12 Best Argentinian Authors to Read Now

Discover our guide to the best Argentinian authors. Delve into topics such as social injustice, political corruption, and economic struggles.

Argentinian literature is rich and diverse; these novels reflect Argentina’s culture, history, and people. From the early colonial period to the present day, the best Argentinian writers have produced a wide range of literature, including fiction, non-fiction, and poetry. Argentinian literature is known for its experimentation, innovation, and themes of identity, memory, and social and political issues.

Many of the best Argentinian authors have gained international acclaim for their works, and their contributions have helped shape modern literature’s landscape. Argentinian literature has something for everyone, whether you are a fan of traditional narrative forms or more experimental styles. If you’re interested in authors from around the world, check out the best American authors.

Here Are The 12 Best Argentinian Authors

1. Alejandra Pizarnik, 1936 – 1972

Alejandra Pizarnik
Alejandra Pizarnik via Wikipedia, Public Domain

Alejandra Pizarnik was an Argentinian poet and translator, born in Buenos Aires. She struggled with depression and substance abuse throughout her life, which is reflected in her body of work. Pizarnik is known for her deeply personal and often disturbing poetry, which deals with themes of identity, gender, and mental illness. One of her books of poetry that sheds light on her struggles is Extracting the Stone of Madness. She ultimately took her own life at the age of 36.

Pizarnik was a prolific writer, publishing several collections of poetry and a novel during her lifetime. Pizarnik was also a translator and translated works by poets such as Sylvia Plath, Robert Lowell, and Emily Dickinson into Spanish. Despite her relatively short career, Pizarnik is considered one of the most important Latin American poets of the 20th century.

“I drank to see him again at the bottom of your wine.”

Alejandra Pizarnik

2. Selva Almada, 1973 –

Selva Almada
Selva Almada via Wikipedia, Public Domain

Selva Almada is an influential writer of Latin American literature, born in the town of Villa Elisa in the province of Entre Rios in Argentina. Her works have been published in several languages, including Spanish, Portuguese, French, and Dutch. She was a finalist for the Tigre Juan Award in Spain and a nominee for the Rodo Walsh Award.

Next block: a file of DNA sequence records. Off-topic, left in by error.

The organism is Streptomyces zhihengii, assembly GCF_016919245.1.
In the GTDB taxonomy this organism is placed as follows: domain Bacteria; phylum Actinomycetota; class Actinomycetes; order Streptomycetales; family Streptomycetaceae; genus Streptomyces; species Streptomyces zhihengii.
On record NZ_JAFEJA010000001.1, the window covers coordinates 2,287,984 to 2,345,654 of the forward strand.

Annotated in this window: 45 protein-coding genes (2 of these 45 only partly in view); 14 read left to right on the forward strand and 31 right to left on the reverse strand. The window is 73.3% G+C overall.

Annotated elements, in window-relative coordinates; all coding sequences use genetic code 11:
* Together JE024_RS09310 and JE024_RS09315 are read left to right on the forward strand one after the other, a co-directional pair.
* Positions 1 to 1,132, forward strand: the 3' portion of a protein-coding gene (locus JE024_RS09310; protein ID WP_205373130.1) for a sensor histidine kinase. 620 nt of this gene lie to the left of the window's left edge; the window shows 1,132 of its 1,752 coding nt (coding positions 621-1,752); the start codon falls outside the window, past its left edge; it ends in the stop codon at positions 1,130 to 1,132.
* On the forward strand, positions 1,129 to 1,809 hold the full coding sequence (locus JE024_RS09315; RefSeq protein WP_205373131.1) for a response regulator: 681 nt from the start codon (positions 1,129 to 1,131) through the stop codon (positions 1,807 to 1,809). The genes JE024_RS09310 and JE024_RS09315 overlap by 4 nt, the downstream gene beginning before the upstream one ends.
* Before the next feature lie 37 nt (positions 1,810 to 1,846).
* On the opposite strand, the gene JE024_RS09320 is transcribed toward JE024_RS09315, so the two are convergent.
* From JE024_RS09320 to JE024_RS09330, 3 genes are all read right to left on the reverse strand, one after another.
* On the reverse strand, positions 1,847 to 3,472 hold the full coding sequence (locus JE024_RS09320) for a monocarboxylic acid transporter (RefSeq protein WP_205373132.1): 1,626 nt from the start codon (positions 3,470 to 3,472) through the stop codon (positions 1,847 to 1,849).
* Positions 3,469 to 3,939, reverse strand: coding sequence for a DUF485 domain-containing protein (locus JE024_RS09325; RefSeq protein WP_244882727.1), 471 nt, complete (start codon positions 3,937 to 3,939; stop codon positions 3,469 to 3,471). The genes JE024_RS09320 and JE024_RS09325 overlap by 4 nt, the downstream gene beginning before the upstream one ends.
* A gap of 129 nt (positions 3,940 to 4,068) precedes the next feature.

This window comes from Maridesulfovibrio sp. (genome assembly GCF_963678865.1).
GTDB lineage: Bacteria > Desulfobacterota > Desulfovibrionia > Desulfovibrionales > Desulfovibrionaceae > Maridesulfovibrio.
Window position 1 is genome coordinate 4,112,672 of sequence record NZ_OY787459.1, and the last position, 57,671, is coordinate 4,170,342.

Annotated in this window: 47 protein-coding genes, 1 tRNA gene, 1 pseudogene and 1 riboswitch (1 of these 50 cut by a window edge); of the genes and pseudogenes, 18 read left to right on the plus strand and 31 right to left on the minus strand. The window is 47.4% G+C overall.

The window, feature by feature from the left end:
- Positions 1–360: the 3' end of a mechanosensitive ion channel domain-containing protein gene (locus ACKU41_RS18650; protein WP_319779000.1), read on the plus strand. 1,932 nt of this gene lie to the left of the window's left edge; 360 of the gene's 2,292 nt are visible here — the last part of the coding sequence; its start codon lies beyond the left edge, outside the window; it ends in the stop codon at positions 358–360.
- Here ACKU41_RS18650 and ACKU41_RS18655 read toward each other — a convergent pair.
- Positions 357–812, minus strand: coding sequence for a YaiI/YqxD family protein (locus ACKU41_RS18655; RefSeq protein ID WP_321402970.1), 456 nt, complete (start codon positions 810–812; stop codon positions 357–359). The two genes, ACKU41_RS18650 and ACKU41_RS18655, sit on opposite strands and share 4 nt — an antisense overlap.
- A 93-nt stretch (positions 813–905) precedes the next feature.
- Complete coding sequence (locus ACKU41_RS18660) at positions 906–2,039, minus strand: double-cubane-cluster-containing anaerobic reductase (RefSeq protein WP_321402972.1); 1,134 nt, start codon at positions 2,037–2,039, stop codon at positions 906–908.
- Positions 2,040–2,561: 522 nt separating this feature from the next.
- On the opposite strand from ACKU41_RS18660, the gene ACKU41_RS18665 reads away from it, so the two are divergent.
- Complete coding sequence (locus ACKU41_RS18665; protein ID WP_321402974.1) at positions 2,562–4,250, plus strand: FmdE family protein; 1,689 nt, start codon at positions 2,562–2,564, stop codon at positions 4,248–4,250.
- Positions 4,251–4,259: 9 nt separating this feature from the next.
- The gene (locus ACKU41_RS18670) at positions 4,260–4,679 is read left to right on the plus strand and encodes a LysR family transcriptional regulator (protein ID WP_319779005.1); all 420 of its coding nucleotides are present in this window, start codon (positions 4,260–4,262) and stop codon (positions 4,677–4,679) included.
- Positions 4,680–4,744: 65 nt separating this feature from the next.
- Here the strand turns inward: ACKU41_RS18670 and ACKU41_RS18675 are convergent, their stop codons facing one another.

After studying in Parana and Buenos Aires, she moved to Buenos Aires. Since then, she has frequent trips to the Chaco Province, where her novel, Dead Girls, takes place. There, she documents the violence fueled by misogyny and explores the relationship between masculinity and death. An interpretation of male culture drives Almada’s narratives, and the book explores the normalization of violence as an answer to sexuality, disagreement, and disobedience.

“It was obvious that Willy had never been married. Sometimes grudges bind more than love.”

Selva Almada

3. Agustina Bazterrica, 1974 –

Agustina Maria Bazterrica was born in Buenos Aires, Argentina, studying art history at the University of Buenos Aires before becoming an author. Her second novel, Tender is the Flesh, is set in a dystopian future where animal flesh has been contaminated, and cannibalism becomes legal.

Bazterria won the First Prize Latinoamerican Cuento Contest in Puebla, Mexico, in 2009 and the Premio Novela Clarin in 2017. She’s also won the First Municipal Award of the City of Buenos Aires for Unpublished Short Stories in both 2004 and 2005 and the First Prize Municipal of Buenos Aires Cuento Inedito in 2004 and 2005. In addition, she was awarded the Top Prize in XXXVIII Latin American Short Story Contest, Edmundo Valades, in Puebla, Mexico, in 2009.

“No one can be sure of anything. Let them eat me, I’ll give them horrible indigestion.”

Agustina Bazterrica

4. Claudia Piñeiro, 1960 –

Claudia Piñeiro
Claudia Piñeiro via Wikipedia, Public Domain

Claudia Piñeiro is an Argentinian novelist, playwright, and journalist. She was born in Buenos Aires in 1958 and studied journalism at the University of Buenos Aires. Piñeiro is the author of several best-selling novels, including Thursday Night Widows. Her work often deals with themes of corruption, social inequality, and the power dynamics of Argentina’s upper class.